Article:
|Kenyan coral reef associated gastropod assemblages: distribution and diversity patterns|McClanahan, T. R. (1990). Kenyan coral reef associated gastropod assemblages: distribution and diversity patterns. Coral Reefs 9(2): 63-74. dx.doi.org/10.1007/BF00368801
In: Coral Reefs. Springer: Berlin; Heidelberg; New York. ISSN 0722-4028, more
Lambis chiragra (Linnaeus, 1758) [WoRMS]; Lambis truncata ([Lightfoot], 1786) [WoRMS]; ISW, Kenyan Coast [Marine Regions]; Marine
prosobranch fauna, coral reefs, distribution, density, diversity, species richness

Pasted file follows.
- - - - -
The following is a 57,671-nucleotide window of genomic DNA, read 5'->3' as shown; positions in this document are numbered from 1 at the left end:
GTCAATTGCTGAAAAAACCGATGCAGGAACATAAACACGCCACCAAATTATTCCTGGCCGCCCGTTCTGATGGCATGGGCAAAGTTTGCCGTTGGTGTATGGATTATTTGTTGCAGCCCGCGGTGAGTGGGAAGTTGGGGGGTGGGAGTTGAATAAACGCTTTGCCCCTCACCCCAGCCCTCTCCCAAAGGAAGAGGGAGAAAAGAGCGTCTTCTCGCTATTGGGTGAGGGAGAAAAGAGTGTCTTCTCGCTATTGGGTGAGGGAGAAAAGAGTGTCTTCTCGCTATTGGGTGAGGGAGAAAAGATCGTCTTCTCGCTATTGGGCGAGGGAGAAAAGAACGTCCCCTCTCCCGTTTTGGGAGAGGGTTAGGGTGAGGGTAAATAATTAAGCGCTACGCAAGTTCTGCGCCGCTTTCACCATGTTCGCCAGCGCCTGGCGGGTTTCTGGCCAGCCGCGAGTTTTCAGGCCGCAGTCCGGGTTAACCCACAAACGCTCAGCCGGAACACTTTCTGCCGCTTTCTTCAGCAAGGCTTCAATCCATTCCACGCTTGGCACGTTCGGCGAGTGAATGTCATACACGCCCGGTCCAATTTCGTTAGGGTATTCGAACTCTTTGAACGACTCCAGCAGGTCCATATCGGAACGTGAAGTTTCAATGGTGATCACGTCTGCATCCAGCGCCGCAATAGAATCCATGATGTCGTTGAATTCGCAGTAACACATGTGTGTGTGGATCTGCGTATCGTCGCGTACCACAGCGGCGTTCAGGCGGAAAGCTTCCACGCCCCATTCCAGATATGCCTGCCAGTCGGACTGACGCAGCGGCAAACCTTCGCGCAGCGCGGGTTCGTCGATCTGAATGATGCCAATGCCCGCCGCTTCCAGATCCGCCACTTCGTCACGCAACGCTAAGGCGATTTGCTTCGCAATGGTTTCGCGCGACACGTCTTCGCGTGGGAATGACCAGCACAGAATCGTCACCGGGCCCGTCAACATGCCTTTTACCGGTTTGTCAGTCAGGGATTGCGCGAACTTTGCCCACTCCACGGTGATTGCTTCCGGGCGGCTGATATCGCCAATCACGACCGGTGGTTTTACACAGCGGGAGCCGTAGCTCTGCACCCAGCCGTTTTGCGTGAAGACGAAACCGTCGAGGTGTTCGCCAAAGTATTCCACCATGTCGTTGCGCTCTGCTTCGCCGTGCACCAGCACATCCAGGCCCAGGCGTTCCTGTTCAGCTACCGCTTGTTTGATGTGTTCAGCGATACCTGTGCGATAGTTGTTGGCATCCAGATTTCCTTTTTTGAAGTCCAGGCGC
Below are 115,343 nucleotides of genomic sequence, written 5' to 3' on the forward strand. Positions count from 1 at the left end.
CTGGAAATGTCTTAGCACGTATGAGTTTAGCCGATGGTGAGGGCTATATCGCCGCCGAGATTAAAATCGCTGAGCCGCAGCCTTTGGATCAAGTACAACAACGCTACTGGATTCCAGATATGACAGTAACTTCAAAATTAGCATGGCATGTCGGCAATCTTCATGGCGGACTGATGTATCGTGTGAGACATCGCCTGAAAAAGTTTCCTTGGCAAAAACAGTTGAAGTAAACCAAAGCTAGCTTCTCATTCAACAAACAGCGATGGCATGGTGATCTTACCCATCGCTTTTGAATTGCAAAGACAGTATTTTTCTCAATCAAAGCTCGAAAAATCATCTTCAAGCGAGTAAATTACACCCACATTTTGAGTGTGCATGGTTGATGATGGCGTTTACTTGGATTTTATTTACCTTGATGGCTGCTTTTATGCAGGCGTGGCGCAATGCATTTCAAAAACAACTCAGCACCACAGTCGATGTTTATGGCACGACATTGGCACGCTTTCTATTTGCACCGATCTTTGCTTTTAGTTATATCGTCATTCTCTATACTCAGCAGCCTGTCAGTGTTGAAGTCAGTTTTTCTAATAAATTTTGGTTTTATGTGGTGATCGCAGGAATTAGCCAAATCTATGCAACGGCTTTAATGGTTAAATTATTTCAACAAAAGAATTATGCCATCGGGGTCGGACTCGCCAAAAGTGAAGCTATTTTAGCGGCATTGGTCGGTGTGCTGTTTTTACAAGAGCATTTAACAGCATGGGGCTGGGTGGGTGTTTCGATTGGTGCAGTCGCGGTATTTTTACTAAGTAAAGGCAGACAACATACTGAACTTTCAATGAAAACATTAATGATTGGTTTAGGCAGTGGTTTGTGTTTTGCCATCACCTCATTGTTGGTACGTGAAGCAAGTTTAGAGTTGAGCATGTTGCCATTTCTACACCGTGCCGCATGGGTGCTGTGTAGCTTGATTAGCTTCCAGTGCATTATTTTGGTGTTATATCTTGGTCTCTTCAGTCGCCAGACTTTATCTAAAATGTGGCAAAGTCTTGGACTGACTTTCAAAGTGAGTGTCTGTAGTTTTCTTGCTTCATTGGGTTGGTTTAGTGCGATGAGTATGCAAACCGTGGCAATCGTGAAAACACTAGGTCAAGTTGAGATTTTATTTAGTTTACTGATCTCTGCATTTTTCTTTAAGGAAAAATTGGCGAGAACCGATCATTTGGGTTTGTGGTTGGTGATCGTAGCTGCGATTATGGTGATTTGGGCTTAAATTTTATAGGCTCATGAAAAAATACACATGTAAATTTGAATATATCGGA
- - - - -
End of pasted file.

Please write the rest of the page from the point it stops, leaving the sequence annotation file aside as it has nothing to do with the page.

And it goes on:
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A survey of Kenya's shallow water (<2 m) coral reef-associated prosobranch fauna was undertaken to determine patterns of distribution, density, diversity and species richness, and the possible role of other reef fauna and human utilization on these patterns. The sample assemblage of 135 species from 25 families is similar to other Indian Ocean regions with no apparent endemism or subregional faunal affinities. Species richness, determined by species-individual relationships, has been reduced by approximately 45% since the Pleistocene. Northern Kenya, typified by small coral islands experiencing river and estuarine discharges had low densities and species richness and high species variability. This is attributable to the interrelated factors of river discharge, small reefs and reduced predator refuge. Southern Kenya's more expansive fringing reef has a denser and richer fauna but appears less species rich than Tanzania. Variation within reefs suggests similarities in diversity between reef lagoons, flats and edges, but lagoons had lower densities than reef flat or edge sites. This is attributable to greater predation rates within lagoons. Species composition between reef locations was variable but differed for comparisons between reef lagoons and reef flats. The population densities of thirty commercially collected species were compared between shelled and unshelled reefs. Only two commercial strombids, Lambis truncata and L. chiragra, had lower densities within shelled compared to unshelled reefs. Within six southern Kenyan reef lagoons, total gastropod densities were negatively correlated with the Balistidae (triggerfish) and total fish densities and positively with sea urchin densities. The removal of balistids through fishing appears to lead to co-occurring population increases in gastropod and sea urchin populations which, in most instances, appears to negate the effect of shell collecting.